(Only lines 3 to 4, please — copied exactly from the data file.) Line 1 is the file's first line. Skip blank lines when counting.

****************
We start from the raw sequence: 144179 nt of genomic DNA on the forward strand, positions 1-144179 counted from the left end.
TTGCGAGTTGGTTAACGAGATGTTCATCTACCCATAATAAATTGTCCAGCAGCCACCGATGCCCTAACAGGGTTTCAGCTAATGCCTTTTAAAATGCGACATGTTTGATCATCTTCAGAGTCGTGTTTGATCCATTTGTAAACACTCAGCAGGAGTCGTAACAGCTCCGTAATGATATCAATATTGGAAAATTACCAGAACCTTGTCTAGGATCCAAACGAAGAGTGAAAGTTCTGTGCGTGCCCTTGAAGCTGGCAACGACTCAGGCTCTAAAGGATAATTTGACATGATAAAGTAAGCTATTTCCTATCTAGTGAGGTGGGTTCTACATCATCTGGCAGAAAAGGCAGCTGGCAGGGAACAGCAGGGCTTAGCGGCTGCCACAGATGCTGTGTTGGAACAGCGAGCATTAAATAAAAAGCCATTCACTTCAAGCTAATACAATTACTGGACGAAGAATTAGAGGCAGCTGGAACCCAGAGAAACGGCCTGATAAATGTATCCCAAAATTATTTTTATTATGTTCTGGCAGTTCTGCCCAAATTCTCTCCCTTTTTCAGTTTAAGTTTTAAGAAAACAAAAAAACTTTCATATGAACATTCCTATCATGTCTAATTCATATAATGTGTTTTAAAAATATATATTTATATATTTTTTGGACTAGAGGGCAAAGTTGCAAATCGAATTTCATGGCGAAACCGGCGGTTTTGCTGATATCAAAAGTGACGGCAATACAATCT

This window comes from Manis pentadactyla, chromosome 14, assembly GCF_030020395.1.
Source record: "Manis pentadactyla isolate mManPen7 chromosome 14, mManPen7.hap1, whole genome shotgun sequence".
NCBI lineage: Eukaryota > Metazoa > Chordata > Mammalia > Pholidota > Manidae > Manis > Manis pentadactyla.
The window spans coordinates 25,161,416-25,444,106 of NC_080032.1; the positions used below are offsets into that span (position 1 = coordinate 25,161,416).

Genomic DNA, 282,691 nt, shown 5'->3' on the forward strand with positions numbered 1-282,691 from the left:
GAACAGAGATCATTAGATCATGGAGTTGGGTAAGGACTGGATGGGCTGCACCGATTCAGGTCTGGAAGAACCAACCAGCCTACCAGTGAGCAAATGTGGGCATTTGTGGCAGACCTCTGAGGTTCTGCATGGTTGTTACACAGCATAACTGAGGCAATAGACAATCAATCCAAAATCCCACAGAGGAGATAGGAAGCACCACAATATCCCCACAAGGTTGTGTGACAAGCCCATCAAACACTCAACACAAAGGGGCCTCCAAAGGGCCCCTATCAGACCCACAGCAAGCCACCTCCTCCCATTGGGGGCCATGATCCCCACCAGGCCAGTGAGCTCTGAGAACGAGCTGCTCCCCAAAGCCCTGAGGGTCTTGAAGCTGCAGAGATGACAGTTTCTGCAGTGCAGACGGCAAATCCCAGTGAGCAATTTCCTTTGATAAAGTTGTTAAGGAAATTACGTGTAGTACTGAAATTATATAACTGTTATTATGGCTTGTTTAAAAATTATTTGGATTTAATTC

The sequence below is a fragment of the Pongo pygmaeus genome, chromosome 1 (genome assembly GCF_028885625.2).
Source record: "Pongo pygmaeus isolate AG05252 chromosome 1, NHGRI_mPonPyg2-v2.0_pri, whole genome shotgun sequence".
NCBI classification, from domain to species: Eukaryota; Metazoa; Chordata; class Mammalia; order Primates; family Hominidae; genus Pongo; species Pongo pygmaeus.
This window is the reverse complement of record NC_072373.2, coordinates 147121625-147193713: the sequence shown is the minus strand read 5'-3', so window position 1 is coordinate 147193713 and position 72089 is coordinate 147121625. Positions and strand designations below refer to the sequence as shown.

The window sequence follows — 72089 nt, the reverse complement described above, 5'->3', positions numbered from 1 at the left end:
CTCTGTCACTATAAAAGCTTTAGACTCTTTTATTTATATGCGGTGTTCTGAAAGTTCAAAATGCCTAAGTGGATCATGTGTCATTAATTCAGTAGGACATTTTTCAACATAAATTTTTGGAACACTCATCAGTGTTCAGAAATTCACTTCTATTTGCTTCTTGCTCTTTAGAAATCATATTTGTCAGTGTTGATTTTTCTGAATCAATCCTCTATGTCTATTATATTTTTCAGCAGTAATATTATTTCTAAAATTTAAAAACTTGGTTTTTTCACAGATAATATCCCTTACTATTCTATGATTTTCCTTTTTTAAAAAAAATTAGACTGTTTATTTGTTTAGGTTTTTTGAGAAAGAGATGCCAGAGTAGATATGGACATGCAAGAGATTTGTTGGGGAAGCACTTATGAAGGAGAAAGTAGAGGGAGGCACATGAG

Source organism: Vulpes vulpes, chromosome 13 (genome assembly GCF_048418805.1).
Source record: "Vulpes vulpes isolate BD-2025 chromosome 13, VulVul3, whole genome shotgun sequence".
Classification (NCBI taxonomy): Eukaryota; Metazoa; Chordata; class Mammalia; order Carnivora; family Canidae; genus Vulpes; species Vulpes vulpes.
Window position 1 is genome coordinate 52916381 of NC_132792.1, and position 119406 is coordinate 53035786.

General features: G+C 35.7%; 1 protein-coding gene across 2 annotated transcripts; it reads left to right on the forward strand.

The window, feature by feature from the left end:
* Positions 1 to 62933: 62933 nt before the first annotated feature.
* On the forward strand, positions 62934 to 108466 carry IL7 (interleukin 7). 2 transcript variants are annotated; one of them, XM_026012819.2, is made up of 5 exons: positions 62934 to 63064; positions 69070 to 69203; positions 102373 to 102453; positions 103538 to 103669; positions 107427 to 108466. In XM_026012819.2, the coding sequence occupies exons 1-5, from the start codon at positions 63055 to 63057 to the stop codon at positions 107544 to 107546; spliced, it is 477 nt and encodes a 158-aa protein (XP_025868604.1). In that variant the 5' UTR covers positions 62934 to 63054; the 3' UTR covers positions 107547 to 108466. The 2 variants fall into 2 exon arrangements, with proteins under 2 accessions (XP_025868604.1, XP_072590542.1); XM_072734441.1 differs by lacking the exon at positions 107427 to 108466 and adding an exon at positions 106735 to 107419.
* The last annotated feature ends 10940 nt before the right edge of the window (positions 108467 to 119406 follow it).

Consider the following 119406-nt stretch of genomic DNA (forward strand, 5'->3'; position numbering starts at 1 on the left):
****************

This window comes from Manis pentadactyla, chromosome 14, assembly GCF_030020395.1.
Source record: "Manis pentadactyla isolate mManPen7 chromosome 14, mManPen7.hap1, whole genome shotgun sequence".